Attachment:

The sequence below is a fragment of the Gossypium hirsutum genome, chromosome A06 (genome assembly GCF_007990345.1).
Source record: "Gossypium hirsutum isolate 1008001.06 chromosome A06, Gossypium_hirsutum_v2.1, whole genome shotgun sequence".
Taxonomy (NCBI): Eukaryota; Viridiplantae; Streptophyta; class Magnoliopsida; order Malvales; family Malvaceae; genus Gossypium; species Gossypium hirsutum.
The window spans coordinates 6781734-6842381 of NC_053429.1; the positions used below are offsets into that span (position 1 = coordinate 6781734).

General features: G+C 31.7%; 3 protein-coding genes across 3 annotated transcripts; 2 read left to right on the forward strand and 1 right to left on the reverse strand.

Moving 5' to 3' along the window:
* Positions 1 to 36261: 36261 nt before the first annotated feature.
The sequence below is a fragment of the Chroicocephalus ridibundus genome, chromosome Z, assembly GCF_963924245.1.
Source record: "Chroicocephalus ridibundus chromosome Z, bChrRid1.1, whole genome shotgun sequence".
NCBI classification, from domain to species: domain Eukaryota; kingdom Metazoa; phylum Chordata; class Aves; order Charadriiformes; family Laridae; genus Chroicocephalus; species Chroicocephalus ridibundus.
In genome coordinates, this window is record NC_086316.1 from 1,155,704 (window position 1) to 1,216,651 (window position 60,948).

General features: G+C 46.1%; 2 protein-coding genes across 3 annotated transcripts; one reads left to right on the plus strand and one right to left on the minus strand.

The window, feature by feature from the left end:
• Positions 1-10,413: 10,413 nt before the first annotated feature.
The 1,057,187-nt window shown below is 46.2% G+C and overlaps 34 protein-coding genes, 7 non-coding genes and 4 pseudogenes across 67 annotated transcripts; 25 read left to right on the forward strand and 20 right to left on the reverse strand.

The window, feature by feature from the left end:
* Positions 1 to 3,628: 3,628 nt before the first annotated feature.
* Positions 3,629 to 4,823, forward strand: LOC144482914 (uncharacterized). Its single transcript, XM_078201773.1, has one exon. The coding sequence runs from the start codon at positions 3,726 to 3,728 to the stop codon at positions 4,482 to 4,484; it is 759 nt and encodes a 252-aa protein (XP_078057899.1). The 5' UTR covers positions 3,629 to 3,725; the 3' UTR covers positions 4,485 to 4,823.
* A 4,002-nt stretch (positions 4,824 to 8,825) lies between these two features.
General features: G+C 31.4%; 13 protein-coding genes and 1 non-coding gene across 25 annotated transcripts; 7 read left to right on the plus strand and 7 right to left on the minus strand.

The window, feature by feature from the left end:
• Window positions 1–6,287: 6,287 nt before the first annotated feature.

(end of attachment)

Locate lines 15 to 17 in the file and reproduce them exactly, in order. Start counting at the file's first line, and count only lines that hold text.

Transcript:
The 1,057,187-nt window shown below is 46.2% G+C and overlaps 34 protein-coding genes, 7 non-coding genes and 4 pseudogenes across 67 annotated transcripts; 25 read left to right on the forward strand and 20 right to left on the reverse strand.

The window, feature by feature from the left end:
* Positions 1 to 3,628: 3,628 nt before the first annotated feature.